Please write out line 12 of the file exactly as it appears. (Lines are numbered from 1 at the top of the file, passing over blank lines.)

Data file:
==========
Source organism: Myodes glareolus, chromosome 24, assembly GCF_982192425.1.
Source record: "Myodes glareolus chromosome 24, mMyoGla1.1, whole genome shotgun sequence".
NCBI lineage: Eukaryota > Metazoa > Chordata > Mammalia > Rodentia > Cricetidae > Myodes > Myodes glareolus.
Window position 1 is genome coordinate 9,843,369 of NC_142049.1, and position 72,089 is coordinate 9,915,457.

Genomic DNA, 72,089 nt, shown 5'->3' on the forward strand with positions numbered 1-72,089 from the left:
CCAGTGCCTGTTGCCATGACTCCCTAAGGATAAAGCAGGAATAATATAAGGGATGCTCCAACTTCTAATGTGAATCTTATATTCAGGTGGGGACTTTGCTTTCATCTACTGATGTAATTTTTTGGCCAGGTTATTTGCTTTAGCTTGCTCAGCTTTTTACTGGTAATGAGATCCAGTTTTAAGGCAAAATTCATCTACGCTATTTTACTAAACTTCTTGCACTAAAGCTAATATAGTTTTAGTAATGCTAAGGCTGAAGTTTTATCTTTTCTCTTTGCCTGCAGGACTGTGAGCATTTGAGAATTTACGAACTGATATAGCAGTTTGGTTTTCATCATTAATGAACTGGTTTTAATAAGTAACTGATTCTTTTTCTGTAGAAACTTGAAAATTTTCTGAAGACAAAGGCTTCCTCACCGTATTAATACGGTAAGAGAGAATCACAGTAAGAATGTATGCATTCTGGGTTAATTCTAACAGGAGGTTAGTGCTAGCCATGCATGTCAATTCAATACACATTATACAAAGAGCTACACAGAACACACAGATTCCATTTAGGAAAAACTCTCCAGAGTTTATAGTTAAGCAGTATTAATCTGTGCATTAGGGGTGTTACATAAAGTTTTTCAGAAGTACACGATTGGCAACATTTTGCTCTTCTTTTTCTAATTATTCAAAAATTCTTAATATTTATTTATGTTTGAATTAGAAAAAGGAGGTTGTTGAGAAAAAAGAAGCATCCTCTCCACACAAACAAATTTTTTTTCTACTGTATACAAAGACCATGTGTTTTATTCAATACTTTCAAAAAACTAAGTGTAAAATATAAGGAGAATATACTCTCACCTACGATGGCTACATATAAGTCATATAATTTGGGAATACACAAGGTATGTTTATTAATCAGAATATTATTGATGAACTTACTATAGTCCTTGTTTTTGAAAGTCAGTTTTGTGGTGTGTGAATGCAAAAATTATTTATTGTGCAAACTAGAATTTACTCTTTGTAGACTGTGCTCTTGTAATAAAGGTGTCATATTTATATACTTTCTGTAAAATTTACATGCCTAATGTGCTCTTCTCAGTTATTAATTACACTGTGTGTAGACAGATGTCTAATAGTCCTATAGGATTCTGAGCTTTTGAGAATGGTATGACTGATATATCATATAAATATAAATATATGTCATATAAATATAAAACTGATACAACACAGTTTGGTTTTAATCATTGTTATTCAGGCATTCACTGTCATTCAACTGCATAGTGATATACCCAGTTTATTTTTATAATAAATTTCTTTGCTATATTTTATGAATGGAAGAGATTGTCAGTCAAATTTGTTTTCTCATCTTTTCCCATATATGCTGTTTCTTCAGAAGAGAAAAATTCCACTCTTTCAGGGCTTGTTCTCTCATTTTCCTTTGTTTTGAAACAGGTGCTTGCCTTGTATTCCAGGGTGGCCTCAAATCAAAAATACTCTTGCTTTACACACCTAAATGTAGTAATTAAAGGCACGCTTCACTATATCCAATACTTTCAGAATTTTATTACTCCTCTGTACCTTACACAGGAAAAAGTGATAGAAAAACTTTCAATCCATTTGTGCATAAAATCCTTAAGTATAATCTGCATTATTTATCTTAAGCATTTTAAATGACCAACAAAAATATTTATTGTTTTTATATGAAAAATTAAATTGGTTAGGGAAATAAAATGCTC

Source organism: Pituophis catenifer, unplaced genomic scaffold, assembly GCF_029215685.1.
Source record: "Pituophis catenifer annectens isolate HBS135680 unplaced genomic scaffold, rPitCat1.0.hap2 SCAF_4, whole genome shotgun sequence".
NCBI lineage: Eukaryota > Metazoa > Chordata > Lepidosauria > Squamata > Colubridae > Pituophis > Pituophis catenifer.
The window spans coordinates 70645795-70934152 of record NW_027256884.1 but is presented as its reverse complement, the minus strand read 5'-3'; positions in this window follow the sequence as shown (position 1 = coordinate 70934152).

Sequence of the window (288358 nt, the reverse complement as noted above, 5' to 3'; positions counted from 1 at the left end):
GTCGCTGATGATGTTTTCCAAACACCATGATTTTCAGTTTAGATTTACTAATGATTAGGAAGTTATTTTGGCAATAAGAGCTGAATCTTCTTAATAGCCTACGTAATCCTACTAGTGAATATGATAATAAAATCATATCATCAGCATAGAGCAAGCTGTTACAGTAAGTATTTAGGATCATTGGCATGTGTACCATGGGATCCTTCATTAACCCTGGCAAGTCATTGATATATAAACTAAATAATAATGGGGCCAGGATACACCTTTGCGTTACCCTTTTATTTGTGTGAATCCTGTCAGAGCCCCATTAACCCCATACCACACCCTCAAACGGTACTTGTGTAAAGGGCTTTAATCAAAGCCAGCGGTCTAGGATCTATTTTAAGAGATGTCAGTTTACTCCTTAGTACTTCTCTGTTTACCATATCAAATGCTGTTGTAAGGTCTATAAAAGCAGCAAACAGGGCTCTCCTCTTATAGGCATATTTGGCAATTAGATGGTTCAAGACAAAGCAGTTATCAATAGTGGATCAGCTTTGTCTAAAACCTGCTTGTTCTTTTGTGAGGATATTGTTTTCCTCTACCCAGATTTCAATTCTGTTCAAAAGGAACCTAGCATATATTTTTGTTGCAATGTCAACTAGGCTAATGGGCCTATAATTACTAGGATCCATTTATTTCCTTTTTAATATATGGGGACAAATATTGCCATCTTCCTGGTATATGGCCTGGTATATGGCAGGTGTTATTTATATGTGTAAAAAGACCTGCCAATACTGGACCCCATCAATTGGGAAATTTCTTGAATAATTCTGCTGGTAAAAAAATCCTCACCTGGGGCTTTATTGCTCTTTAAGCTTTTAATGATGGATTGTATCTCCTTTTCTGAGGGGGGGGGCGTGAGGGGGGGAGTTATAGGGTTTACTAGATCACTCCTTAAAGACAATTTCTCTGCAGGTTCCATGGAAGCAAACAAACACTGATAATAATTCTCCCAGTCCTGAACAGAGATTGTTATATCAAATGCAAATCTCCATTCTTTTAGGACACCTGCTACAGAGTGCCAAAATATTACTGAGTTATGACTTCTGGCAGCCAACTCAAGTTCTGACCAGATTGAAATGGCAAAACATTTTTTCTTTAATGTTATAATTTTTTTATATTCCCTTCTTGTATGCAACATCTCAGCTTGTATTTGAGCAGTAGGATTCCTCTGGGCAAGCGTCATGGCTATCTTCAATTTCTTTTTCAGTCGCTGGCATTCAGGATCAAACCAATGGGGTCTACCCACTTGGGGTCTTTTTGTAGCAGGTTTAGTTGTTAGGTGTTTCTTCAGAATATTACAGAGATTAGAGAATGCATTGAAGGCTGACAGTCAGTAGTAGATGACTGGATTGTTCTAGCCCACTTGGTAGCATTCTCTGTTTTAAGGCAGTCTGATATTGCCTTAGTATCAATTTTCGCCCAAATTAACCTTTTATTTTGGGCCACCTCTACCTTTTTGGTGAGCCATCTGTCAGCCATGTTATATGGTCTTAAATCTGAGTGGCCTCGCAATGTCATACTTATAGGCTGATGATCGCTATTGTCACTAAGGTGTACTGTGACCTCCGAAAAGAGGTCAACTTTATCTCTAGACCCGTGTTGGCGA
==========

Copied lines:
GTCGCTGATGATGTTTTCCAAACACCATGATTTTCAGTTTAGATTTACTAATGATTAGGAAGTTATTTTGGCAATAAGAGCTGAATCTTCTTAATAGCCTACGTAATCCTACTAGTGAATATGATAATAAAATCATATCATCAGCATAGAGCAAGCTGTTACAGTAAGTATTTAGGATCATTGGCATGTGTACCATGGGATCCTTCATTAACCCTGGCAAGTCATTGATATATAAACTAAATAATAATGGGGCCAGGATACACCTTTGCGTTACCCTTTTATTTGTGTGAATCCTGTCAGAGCCCCATTAACCCCATACCACACCCTCAAACGGTACTTGTGTAAAGGGCTTTAATCAAAGCCAGCGGTCTAGGATCTATTTTAAGAGATGTCAGTTTACTCCTTAGTACTTCTCTGTTTACCATATCAAATGCTGTTGTAAGGTCTATAAAAGCAGCAAACAGGGCTCTCCTCTTATAGGCATATTTGGCAATTAGATGGTTCAAGACAAAGCAGTTATCAATAGTGGATCAGCTTTGTCTAAAACCTGCTTGTTCTTTTGTGAGGATATTGTTTTCCTCTACCCAGATTTCAATTCTGTTCAAAAGGAACCTAGCATATATTTTTGTTGCAATGTCAACTAGGCTAATGGGCCTATAATTACTAGGATCCATTTATTTCCTTTTTAATATATGGGGACAAATATTGCCATCTTCCTGGTATATGGCCTGGTATATGGCAGGTGTTATTTATATGTGTAAAAAGACCTGCCAATACTGGACCCCATCAATTGGGAAATTTCTTGAATAATTCTGCTGGTAAAAAAATCCTCACCTGGGGCTTTATTGCTCTTTAAGCTTTTAATGATGGATTGTATCTCCTTTTCTGAGGGGGGGGGCGTGAGGGGGGGAGTTATAGGGTTTACTAGATCACTCCTTAAAGACAATTTCTCTGCAGGTTCCATGGAAGCAAACAAACACTGATAATAATTCTCCCAGTCCTGAACAGAGATTGTTATATCAAATGCAAATCTCCATTCTTTTAGGACACCTGCTACAGAGTGCCAAAATATTACTGAGTTATGACTTCTGGCAGCCAACTCAAGTTCTGACCAGATTGAAATGGCAAAACATTTTTTCTTTAATGTTATAATTTTTTTATATTCCCTTCTTGTATGCAACATCTCAGCTTGTATTTGAGCAGTAGGATTCCTCTGGGCAAGCGTCATGGCTATCTTCAATTTCTTTTTCAGTCGCTGGCATTCAGGATCAAACCAATGGGGTCTACCCACTTGGGGTCTTTTTGTAGCAGGTTTAGTTGTTAGGTGTTTCTTCAGAATATTACAGAGATTAGAGAATGCATTGAAGGCTGACAGTCAGTAGTAGATGACTGGATTGTTCTAGCCCACTTGGTAGCATTCTCTGTTTTAAGGCAGTCTGATATTGCCTTAGTATCAATTTTCGCCCAAATTAACCTTTTATTTTGGGCCACCTCTACCTTTTTGGTGAGCCATCTGTCAGCCATGTTATATGGTCTTAAATCTGAGTGGCCTCGCAATGTCATACTTATAGGCTGATGATCGCTATTGTCACTAAGGTGTACTGTGACCTCCGAAAAGAGGTCAACTTTATCTCTAGACCCGTGTTGGCGA